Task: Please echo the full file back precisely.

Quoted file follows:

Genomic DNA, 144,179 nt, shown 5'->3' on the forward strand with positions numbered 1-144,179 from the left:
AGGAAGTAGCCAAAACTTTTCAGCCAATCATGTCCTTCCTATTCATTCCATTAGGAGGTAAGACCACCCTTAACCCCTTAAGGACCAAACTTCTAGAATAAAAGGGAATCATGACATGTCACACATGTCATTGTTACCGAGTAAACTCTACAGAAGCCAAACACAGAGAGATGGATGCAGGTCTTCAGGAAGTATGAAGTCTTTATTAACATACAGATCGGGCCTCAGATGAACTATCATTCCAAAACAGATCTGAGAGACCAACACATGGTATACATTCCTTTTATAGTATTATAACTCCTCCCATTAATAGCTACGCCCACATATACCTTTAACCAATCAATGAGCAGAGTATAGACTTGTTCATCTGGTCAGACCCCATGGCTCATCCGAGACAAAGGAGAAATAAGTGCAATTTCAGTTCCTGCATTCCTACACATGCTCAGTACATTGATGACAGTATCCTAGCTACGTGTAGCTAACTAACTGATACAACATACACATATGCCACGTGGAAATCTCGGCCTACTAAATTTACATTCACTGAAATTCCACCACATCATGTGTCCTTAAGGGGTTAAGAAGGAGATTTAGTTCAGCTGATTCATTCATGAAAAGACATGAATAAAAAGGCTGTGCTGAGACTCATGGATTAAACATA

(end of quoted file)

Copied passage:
Genomic DNA, 144,179 nt, shown 5'->3' on the forward strand with positions numbered 1-144,179 from the left:
AGGAAGTAGCCAAAACTTTTCAGCCAATCATGTCCTTCCTATTCATTCCATTAGGAGGTAAGACCACCCTTAACCCCTTAAGGACCAAACTTCTAGAATAAAAGGGAATCATGACATGTCACACATGTCATTGTTACCGAGTAAACTCTACAGAAGCCAAACACAGAGAGATGGATGCAGGTCTTCAGGAAGTATGAAGTCTTTATTAACATACAGATCGGGCCTCAGATGAACTATCATTCCAAAACAGATCTGAGAGACCAACACATGGTATACATTCCTTTTATAGTATTATAACTCCTCCCATTAATAGCTACGCCCACATATACCTTTAACCAATCAATGAGCAGAGTATAGACTTGTTCATCTGGTCAGACCCCATGGCTCATCCGAGACAAAGGAGAAATAAGTGCAATTTCAGTTCCTGCATTCCTACACATGCTCAGTACATTGATGACAGTATCCTAGCTACGTGTAGCTAACTAACTGATACAACATACACATATGCCACGTGGAAATCTCGGCCTACTAAATTTACATTCACTGAAATTCCACCACATCATGTGTCCTTAAGGGGTTAAGAAGGAGATTTAGTTCAGCTGATTCATTCATGAAAAGACATGAATAAAAAGGCTGTGCTGAGACTCATGGATTAAACATA